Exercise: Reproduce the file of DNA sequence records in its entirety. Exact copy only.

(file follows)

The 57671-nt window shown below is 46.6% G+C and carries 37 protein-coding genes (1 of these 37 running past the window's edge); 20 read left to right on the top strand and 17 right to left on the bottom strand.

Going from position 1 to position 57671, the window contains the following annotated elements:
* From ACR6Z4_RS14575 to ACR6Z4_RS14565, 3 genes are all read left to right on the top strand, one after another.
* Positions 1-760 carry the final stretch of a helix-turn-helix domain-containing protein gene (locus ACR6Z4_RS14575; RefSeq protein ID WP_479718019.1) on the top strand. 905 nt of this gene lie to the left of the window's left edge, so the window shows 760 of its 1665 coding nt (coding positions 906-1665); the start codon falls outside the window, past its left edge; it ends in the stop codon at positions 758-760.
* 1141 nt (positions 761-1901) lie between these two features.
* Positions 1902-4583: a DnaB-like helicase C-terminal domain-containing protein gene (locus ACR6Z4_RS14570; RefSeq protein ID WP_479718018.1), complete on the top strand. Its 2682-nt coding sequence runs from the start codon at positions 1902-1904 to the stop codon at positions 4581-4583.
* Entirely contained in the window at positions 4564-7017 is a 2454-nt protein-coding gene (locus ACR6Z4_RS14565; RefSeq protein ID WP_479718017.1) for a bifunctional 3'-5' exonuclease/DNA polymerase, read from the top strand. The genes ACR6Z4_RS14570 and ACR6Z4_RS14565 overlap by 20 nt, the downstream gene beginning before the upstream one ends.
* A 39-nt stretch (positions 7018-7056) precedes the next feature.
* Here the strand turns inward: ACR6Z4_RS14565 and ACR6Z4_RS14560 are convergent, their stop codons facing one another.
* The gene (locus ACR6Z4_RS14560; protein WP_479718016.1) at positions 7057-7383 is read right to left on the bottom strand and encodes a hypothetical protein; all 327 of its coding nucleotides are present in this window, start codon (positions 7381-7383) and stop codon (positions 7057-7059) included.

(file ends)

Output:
The 57671-nt window shown below is 46.6% G+C and carries 37 protein-coding genes (1 of these 37 running past the window's edge); 20 read left to right on the top strand and 17 right to left on the bottom strand.

Going from position 1 to position 57671, the window contains the following annotated elements:
* From ACR6Z4_RS14575 to ACR6Z4_RS14565, 3 genes are all read left to right on the top strand, one after another.
* Positions 1-760 carry the final stretch of a helix-turn-helix domain-containing protein gene (locus ACR6Z4_RS14575; RefSeq protein ID WP_479718019.1) on the top strand. 905 nt of this gene lie to the left of the window's left edge, so the window shows 760 of its 1665 coding nt (coding positions 906-1665); the start codon falls outside the window, past its left edge; it ends in the stop codon at positions 758-760.
* 1141 nt (positions 761-1901) lie between these two features.
* Positions 1902-4583: a DnaB-like helicase C-terminal domain-containing protein gene (locus ACR6Z4_RS14570; RefSeq protein ID WP_479718018.1), complete on the top strand. Its 2682-nt coding sequence runs from the start codon at positions 1902-1904 to the stop codon at positions 4581-4583.
* Entirely contained in the window at positions 4564-7017 is a 2454-nt protein-coding gene (locus ACR6Z4_RS14565; RefSeq protein ID WP_479718017.1) for a bifunctional 3'-5' exonuclease/DNA polymerase, read from the top strand. The genes ACR6Z4_RS14570 and ACR6Z4_RS14565 overlap by 20 nt, the downstream gene beginning before the upstream one ends.
* A 39-nt stretch (positions 7018-7056) precedes the next feature.
* Here the strand turns inward: ACR6Z4_RS14565 and ACR6Z4_RS14560 are convergent, their stop codons facing one another.
* The gene (locus ACR6Z4_RS14560; protein WP_479718016.1) at positions 7057-7383 is read right to left on the bottom strand and encodes a hypothetical protein; all 327 of its coding nucleotides are present in this window, start codon (positions 7381-7383) and stop codon (positions 7057-7059) included.